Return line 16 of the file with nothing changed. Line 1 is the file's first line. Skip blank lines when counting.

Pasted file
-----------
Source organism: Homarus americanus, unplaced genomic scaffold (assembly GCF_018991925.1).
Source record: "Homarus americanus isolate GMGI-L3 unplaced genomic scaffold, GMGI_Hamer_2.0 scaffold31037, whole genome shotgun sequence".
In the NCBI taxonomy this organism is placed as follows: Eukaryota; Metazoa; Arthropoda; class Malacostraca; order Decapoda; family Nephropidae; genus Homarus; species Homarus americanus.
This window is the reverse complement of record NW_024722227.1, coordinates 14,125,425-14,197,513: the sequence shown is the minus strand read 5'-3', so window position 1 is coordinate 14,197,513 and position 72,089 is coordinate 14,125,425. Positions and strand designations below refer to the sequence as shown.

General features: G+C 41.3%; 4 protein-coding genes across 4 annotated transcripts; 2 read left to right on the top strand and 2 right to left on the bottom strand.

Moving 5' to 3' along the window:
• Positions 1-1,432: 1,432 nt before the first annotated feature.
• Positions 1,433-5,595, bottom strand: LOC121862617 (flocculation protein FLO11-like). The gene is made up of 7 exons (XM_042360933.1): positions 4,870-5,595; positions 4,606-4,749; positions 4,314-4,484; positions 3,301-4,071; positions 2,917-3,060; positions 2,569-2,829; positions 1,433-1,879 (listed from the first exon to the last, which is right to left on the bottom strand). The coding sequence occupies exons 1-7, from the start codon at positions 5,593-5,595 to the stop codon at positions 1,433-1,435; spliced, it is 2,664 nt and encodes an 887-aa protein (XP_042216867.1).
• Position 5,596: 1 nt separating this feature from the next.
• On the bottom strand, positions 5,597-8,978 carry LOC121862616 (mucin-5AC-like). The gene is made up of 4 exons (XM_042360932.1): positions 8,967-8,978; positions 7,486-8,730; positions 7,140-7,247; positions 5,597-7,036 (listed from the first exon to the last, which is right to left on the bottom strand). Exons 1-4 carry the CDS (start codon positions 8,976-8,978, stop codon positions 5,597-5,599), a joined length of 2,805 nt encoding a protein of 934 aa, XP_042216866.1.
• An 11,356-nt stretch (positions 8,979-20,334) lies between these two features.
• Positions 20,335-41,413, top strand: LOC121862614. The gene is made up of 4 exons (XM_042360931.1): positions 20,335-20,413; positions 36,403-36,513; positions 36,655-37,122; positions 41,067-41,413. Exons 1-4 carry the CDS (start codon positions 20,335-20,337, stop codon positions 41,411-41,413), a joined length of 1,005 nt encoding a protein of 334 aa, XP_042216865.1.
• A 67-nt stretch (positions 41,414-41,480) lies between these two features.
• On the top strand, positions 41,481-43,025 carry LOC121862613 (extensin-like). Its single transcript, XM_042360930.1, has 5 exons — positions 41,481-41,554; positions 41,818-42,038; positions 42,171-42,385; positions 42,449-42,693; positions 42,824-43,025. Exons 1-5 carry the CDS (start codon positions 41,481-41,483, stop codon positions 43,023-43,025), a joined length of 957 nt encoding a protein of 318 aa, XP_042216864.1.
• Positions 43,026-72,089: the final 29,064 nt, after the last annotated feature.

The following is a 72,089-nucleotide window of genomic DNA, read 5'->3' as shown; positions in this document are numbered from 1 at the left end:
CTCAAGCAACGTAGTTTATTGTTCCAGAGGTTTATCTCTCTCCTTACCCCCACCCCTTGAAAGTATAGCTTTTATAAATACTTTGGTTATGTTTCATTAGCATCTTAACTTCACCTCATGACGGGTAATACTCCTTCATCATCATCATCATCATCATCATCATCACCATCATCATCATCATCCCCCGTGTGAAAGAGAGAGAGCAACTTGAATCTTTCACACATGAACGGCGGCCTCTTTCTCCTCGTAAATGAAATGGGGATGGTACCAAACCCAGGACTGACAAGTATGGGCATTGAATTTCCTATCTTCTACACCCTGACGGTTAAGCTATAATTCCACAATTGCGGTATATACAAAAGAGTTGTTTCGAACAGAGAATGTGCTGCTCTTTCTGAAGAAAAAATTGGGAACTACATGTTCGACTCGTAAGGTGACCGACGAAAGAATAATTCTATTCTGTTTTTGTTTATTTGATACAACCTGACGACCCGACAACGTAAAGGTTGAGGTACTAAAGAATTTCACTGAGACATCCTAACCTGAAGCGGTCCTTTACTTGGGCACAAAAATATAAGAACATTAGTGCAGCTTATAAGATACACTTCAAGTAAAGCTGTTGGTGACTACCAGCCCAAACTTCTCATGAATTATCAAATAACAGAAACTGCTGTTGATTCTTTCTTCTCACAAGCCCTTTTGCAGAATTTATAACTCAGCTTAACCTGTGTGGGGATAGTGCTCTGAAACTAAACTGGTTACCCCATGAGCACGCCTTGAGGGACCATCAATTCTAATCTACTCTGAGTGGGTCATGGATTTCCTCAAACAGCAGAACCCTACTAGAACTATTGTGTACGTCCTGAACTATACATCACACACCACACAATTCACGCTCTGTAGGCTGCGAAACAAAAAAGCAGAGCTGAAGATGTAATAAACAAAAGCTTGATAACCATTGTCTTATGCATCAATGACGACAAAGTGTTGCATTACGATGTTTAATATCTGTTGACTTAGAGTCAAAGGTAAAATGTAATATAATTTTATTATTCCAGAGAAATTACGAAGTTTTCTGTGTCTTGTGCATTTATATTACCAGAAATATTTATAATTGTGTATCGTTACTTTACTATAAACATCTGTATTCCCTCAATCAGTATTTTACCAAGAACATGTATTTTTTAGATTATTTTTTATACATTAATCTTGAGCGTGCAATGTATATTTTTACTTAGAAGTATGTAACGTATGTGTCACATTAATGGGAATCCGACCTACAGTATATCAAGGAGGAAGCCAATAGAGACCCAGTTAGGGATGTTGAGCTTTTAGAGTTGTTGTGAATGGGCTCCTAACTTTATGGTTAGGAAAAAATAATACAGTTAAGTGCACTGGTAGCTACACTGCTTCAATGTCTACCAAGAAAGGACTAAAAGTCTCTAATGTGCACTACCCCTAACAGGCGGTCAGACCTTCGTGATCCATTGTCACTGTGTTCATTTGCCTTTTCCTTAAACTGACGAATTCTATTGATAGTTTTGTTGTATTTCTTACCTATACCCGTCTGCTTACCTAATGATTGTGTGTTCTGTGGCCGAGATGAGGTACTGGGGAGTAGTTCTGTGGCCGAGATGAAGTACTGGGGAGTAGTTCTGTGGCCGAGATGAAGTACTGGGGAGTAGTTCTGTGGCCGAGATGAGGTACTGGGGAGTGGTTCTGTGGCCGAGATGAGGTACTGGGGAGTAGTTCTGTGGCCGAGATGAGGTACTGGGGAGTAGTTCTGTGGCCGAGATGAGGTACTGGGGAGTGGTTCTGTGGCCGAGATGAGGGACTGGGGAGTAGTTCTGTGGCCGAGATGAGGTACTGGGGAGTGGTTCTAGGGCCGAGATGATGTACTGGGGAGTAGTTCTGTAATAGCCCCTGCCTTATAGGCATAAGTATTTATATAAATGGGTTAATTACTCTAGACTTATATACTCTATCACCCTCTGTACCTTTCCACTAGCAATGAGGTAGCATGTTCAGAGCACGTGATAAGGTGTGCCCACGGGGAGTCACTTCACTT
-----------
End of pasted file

The following is a 72,089-nucleotide window of genomic DNA, read 5'->3' as shown; positions in this document are numbered from 1 at the left end: